Immigration and nationality law apply differently depending on the type of adoption.

British citizenship

Children who are automatically British at the time of the adoption

Under section 1(5) of the British Nationality Act 1981, there are two instances where adopted children will become British automatically at the time of the adoption:

  1. When the final adoption order is certified as having been made in accordance with the terms of the Hague Convention and at least one of the adoptive parent was British and habitually resident in the UK at the time of the adoption order
  2. When the child is adopted by order of a court in the UK and at least one of the adoptive parents was a British citizen at the time the adoption order was made

In these cases the parents can simply make an application for a British passport for the child, sending in the required proof of adoption and other required documents.

Registration as a British citizen

In all other instances, children will need to register to become British under section 3(1) of the British Nationality Act. Under this section, the only statutory requirements that apply are that the application is made while the child is a minor and the Secretary of State thinks fit to register them. There is also a good character requirement for those over ten years of age.

Although the Secretary of State has discretion to register any child she thinks fit, there is published guidance on when she will usually do so. This is directed at Home Office caseworkers but is largely publicly available to see. The most recent guidance was published on 14 July 2017 and can be found here.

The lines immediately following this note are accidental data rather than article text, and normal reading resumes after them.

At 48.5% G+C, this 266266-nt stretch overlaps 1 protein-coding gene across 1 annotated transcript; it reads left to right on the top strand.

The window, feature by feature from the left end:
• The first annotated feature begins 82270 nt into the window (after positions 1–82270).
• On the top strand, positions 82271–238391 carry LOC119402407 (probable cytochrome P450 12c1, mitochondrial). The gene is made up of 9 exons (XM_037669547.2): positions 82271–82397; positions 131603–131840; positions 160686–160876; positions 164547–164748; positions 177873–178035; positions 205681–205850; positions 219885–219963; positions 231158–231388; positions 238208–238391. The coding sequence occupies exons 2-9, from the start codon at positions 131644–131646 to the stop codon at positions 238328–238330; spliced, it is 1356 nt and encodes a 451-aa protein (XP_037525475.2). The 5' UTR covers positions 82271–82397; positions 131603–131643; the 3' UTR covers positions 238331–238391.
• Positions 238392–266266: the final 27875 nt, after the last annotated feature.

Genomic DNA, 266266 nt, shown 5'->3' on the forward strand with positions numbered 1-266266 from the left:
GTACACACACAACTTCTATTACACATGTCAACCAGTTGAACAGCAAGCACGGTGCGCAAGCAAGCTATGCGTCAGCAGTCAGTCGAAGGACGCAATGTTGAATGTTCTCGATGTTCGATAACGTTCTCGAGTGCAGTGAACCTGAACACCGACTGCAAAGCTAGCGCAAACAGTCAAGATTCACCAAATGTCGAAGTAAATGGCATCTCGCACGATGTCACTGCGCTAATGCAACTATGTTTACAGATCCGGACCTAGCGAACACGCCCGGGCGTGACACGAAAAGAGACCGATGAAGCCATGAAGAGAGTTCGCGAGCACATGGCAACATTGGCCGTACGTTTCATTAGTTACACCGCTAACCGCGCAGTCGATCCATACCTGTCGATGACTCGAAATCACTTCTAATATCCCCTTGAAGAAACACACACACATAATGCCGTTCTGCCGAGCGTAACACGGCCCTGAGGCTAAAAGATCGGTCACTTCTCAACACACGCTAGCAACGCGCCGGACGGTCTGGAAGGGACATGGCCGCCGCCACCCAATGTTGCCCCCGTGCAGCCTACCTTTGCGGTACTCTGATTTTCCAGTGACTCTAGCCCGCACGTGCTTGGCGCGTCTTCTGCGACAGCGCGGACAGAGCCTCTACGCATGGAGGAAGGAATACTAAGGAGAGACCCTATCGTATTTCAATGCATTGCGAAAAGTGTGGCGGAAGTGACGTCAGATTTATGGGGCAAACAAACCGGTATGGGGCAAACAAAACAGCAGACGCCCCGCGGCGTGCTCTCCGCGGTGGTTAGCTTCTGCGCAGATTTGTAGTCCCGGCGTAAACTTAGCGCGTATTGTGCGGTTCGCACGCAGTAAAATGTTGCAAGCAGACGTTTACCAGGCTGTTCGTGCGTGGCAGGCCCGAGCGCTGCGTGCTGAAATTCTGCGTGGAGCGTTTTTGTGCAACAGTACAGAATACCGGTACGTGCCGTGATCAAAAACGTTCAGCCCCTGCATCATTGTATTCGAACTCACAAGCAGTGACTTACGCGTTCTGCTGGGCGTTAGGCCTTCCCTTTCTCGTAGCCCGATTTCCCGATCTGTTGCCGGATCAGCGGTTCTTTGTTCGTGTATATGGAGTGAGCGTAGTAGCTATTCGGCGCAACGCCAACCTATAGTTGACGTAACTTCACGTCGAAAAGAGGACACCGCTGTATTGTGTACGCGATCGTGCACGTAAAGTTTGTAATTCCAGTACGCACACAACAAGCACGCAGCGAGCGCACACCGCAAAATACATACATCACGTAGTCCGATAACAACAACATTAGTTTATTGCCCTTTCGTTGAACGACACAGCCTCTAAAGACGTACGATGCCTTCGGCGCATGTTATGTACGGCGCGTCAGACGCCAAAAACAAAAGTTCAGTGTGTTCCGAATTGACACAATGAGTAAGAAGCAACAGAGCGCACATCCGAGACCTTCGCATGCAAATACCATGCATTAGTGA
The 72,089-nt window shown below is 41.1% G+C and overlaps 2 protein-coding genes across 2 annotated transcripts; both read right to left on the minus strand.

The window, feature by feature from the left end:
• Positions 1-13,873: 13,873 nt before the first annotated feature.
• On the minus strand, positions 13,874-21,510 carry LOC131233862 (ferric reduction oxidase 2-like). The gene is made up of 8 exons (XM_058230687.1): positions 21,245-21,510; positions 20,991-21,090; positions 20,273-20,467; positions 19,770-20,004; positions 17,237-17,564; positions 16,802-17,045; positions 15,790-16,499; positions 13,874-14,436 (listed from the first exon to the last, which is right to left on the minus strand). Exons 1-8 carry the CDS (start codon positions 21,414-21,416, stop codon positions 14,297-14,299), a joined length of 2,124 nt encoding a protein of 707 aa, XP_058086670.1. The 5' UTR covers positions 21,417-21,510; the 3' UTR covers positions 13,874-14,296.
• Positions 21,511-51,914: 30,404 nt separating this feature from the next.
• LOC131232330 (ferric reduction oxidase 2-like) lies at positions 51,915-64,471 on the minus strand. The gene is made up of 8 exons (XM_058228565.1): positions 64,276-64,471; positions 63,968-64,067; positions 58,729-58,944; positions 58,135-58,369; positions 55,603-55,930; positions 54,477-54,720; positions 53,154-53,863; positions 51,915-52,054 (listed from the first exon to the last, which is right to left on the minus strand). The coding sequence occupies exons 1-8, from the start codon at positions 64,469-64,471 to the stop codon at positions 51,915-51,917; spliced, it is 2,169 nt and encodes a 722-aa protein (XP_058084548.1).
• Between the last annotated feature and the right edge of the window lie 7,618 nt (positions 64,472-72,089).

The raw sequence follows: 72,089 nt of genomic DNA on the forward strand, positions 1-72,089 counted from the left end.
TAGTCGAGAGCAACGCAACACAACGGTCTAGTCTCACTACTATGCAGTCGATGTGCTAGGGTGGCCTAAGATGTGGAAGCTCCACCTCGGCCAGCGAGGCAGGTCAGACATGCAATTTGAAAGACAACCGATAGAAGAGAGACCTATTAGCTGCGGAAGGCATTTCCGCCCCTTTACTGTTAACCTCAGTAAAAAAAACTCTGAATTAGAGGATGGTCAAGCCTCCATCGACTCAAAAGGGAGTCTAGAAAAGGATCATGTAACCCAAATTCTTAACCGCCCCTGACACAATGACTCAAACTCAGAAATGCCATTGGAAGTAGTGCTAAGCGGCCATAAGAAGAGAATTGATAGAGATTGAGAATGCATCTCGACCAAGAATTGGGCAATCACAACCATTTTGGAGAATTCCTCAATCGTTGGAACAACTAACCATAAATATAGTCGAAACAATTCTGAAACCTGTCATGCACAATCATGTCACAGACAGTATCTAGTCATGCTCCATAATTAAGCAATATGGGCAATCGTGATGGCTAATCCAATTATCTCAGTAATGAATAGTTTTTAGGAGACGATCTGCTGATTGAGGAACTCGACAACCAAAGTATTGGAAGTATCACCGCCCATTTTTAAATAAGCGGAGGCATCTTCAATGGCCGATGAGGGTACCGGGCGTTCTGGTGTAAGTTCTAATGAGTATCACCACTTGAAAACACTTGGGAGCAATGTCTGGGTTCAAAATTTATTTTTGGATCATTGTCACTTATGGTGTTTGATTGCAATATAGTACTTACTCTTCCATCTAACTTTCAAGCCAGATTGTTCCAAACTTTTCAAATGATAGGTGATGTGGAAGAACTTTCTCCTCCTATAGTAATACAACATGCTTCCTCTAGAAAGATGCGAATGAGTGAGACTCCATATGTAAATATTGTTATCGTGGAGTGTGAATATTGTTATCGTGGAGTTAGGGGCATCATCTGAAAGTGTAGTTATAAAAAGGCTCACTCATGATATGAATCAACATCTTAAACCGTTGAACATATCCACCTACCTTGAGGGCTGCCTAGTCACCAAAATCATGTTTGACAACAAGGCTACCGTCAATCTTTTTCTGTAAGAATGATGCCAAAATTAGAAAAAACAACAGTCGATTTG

This guidance is in fact very short, and states that

If a child was adopted in a country which was not listed in the designated list, the 2013 Order or the 2013 Scottish regulations you must only consider registering in exceptional circumstances.

To find more detailed guidance, one needs to refer to the general Registration Guidance for children here.

Accordingly, caseworkers

must normally only register children adopted overseas by a British citizen in countries or territories whose adoption procedures are recognised by the UK, and subject to the additional criteria below:

  • the adoption is not informal or temporary
  • under the law of the country where the adoption took place the child is the child of the adoptive parents alone and the legal relationship with the birth family has been completely terminated
  • at least one of the adoptive parents is a British citizen otherwise than by descent
  • the current parent(s) have consented
  • there is no reason to refuse on character grounds
  • you are satisfied that all relevant adoption laws have been adhered to, this includes the laws of the country in which the adoption has taken place, the country of origin of the child and the country in which the adoptive parents are habitually resident
  • you are satisfied the adoption is not one of convenience arranged to facilitate the child’s admission to the UK